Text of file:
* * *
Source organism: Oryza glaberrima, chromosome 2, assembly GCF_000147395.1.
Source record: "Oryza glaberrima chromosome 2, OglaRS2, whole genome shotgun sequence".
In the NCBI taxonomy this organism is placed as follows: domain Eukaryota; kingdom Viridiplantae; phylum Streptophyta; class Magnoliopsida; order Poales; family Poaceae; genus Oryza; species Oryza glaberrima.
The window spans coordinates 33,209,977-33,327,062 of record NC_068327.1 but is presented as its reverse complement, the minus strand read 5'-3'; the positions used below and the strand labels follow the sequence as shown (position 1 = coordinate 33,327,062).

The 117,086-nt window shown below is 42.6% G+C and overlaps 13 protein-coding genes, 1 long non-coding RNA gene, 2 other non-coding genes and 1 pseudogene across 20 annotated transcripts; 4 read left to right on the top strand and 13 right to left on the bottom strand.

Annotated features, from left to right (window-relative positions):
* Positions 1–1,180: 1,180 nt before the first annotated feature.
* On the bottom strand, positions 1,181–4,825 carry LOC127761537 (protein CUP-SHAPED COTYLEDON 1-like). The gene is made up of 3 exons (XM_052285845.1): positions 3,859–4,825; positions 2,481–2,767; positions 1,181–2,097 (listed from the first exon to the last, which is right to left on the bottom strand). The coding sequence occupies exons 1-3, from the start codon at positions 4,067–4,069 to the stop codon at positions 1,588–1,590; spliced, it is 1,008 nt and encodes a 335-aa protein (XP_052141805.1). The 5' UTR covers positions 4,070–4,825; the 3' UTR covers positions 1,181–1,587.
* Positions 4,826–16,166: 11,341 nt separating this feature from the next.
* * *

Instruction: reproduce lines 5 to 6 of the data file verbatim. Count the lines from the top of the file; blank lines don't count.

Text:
The 117,086-nt window shown below is 42.6% G+C and overlaps 13 protein-coding genes, 1 long non-coding RNA gene, 2 other non-coding genes and 1 pseudogene across 20 annotated transcripts; 4 read left to right on the top strand and 13 right to left on the bottom strand.

Annotated features, from left to right (window-relative positions):